Tesla, American automotive and energy company enhanced production on Model 3 from the previous year in spite of cutting operating expenses and turned a profit that surprised investors. It said it’s ahead of schedule on its factory at Shanghai and production of its Model Y crossover. The news comes that it’s stocks up nearly thirty percent for the week. However, Tesla was quiet on three major matters: services, firm’s Panasonic partnership, and exactly how the firm improved its net margins.
Let discuss all three one by one.
Elon Musk, the CEO, said on the last earnings call of 2018 that they would put the customer service on a personal priority in 2019. However, Tesla has not ramped up service sites to tackle the higher volume of selling cars and a large number of its cars that are aging on the ground. Tesla delivered about 245,240 vehicles in 2018 to its customers. While in 2017, it delivered more than 100,000 vehicles. Furthermore, the firm is claiming to deliver at least 360,000 vehicles until the end of 2019, and it already delivered about 255,000 vehicles to customers.
According to the quarterly update of this week, Tesla service centers and stores are about 413, a partly increase of 18% from one year back. Instead, Tesla picked to invest in its mobile service fleet, technicians who come around to the customer’s car to sort out what they can, wherever it parked. According to the Q3 update, over the past year, its fleet of mobile service increased to 719 from 373, a 93% bump. These Tesla rangers originally called, cannot fix everything on the spot. Each technician of mobile service needs to spend maximum time in transit to the customer’s car. It means they cannot finish as many jobs in a single day as a team of technicians does in a shop.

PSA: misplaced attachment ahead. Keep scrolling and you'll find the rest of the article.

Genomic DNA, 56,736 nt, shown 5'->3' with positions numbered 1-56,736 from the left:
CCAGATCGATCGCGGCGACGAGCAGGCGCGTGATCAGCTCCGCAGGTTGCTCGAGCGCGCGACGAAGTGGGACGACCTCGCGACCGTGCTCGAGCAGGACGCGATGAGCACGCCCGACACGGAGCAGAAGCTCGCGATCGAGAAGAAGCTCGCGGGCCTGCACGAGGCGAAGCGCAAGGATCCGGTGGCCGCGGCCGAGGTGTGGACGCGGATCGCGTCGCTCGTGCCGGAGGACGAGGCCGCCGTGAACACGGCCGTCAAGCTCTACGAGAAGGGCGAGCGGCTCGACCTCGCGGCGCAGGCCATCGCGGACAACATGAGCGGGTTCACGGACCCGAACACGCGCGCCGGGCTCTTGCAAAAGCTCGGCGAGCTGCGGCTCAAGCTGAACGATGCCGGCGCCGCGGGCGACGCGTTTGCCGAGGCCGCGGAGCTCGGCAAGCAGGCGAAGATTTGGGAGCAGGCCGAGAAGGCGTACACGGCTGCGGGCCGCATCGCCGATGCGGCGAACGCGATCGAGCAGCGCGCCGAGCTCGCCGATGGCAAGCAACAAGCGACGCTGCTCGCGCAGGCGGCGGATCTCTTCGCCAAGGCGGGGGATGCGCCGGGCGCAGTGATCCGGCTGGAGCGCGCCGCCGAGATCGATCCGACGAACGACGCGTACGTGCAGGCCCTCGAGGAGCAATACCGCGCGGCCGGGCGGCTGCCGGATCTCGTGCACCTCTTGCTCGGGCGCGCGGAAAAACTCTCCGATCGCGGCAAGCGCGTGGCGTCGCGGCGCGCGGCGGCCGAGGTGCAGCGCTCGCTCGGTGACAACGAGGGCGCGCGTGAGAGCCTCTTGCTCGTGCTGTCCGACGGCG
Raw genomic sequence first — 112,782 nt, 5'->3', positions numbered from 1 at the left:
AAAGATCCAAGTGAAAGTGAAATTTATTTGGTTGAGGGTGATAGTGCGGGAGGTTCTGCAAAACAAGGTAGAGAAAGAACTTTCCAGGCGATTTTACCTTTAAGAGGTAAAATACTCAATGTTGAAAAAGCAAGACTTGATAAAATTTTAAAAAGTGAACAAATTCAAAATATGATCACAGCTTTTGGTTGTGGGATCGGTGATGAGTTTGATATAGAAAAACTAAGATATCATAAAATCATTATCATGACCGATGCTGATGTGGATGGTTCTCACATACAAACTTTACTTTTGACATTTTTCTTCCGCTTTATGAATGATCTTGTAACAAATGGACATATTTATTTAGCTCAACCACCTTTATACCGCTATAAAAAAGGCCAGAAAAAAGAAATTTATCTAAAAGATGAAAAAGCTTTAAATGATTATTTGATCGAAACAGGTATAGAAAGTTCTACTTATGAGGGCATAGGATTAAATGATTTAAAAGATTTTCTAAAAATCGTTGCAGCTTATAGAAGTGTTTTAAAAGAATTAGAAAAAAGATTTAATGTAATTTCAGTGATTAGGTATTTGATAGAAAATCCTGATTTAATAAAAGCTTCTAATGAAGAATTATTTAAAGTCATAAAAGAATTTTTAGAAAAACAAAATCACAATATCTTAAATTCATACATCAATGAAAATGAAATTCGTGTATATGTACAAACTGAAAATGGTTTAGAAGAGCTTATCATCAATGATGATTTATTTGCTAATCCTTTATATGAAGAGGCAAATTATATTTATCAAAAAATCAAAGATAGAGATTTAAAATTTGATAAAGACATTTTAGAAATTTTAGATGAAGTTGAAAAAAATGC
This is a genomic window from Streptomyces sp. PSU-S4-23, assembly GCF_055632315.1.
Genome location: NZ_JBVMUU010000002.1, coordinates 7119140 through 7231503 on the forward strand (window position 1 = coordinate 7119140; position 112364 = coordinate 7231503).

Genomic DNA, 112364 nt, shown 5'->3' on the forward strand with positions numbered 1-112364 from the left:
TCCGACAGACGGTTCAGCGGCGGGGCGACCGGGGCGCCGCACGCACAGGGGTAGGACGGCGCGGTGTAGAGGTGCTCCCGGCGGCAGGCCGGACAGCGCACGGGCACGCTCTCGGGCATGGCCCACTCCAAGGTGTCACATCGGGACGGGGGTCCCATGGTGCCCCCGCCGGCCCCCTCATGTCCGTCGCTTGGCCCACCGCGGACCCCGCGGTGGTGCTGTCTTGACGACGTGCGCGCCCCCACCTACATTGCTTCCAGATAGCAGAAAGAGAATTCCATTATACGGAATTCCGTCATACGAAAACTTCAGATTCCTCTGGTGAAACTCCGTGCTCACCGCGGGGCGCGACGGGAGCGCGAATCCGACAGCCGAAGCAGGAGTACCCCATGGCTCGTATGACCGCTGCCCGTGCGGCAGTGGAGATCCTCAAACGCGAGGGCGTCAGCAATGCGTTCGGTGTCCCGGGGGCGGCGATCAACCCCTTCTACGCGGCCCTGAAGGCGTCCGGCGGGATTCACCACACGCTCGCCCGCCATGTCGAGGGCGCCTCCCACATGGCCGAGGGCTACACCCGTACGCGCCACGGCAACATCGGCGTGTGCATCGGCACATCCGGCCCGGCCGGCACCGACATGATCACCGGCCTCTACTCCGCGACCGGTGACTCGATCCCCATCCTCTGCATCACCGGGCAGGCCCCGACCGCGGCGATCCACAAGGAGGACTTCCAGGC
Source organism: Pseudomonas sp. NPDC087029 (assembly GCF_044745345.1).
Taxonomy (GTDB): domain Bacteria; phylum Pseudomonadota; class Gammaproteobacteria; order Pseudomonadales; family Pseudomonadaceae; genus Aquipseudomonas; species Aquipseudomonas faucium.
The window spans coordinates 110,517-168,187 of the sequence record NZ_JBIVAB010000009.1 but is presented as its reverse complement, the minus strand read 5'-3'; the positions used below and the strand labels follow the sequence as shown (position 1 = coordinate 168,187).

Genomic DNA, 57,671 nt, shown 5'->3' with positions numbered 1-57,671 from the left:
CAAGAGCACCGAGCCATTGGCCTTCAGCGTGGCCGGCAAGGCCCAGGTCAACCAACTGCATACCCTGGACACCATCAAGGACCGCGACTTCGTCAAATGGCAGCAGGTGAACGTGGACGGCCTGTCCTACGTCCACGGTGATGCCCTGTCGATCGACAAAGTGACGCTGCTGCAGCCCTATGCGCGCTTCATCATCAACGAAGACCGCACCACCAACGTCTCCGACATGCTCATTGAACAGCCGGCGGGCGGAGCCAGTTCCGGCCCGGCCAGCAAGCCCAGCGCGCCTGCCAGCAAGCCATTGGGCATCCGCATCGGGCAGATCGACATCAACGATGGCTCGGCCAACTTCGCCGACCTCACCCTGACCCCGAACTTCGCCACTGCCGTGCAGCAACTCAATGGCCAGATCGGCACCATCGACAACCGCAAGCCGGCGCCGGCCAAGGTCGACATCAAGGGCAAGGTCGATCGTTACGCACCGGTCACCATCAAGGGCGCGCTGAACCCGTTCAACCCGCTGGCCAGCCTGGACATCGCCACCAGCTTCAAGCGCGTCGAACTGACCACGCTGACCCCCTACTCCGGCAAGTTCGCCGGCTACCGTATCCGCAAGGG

According to several views of customers, several customers already wait for many days, if not weeks, to get their vehicles repaired by Tesla. And when they wait, only a few of them get loaner Teslas, and others get ridesharing credits with services such as Uber or rental car. Failure to improve service might hurt the reputation of Tesla that hurt in February after Consumer Reports reduced the reliability of the Model.
Panasonic Relationship of Tesla
The strain between Tesla and its major partner, Panasonic, inflamed up in recent quarters. At the start of this year, Musk accused the battery cell supplier of Japan of missed goals and production griefs, saying, “It was practically impossible to make additional Model 3’s in Q1 because of cell constraints.”
To be clear, you’re saying that Panasonic did not achieve 35 GWh/yr capacity by the end of March as reported and that total Model 3 production in Q1 was limited by cell availability?
— Tom Randall (@tsrandall) April 13, 2019